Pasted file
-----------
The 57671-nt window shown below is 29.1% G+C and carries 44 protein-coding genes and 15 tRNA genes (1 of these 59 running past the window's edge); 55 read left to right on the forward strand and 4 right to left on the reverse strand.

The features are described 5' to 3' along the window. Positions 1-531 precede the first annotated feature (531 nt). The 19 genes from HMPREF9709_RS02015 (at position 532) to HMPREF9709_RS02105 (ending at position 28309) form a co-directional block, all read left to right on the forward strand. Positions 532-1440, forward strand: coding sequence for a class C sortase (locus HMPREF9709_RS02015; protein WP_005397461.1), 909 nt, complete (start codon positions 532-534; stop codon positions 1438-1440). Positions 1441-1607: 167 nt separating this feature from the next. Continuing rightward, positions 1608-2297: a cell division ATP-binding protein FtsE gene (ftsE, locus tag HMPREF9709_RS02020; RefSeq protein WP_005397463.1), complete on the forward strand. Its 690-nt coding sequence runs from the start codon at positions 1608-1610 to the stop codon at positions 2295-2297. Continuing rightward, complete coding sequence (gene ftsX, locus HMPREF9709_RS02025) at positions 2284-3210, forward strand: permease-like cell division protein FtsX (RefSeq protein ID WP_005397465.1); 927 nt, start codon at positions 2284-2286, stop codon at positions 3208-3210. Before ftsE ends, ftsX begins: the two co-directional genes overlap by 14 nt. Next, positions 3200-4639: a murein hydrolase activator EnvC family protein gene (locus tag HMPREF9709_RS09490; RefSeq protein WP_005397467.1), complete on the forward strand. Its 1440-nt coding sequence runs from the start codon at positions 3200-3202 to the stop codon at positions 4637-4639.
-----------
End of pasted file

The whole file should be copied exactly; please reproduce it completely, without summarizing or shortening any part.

The 57671-nt window shown below is 29.1% G+C and carries 44 protein-coding genes and 15 tRNA genes (1 of these 59 running past the window's edge); 55 read left to right on the forward strand and 4 right to left on the reverse strand.

The features are described 5' to 3' along the window. Positions 1-531 precede the first annotated feature (531 nt). The 19 genes from HMPREF9709_RS02015 (at position 532) to HMPREF9709_RS02105 (ending at position 28309) form a co-directional block, all read left to right on the forward strand. Positions 532-1440, forward strand: coding sequence for a class C sortase (locus HMPREF9709_RS02015; protein WP_005397461.1), 909 nt, complete (start codon positions 532-534; stop codon positions 1438-1440). Positions 1441-1607: 167 nt separating this feature from the next. Continuing rightward, positions 1608-2297: a cell division ATP-binding protein FtsE gene (ftsE, locus tag HMPREF9709_RS02020; RefSeq protein WP_005397463.1), complete on the forward strand. Its 690-nt coding sequence runs from the start codon at positions 1608-1610 to the stop codon at positions 2295-2297. Continuing rightward, complete coding sequence (gene ftsX, locus HMPREF9709_RS02025) at positions 2284-3210, forward strand: permease-like cell division protein FtsX (RefSeq protein ID WP_005397465.1); 927 nt, start codon at positions 2284-2286, stop codon at positions 3208-3210. Before ftsE ends, ftsX begins: the two co-directional genes overlap by 14 nt. Next, positions 3200-4639: a murein hydrolase activator EnvC family protein gene (locus tag HMPREF9709_RS09490; RefSeq protein WP_005397467.1), complete on the forward strand. Its 1440-nt coding sequence runs from the start codon at positions 3200-3202 to the stop codon at positions 4637-4639.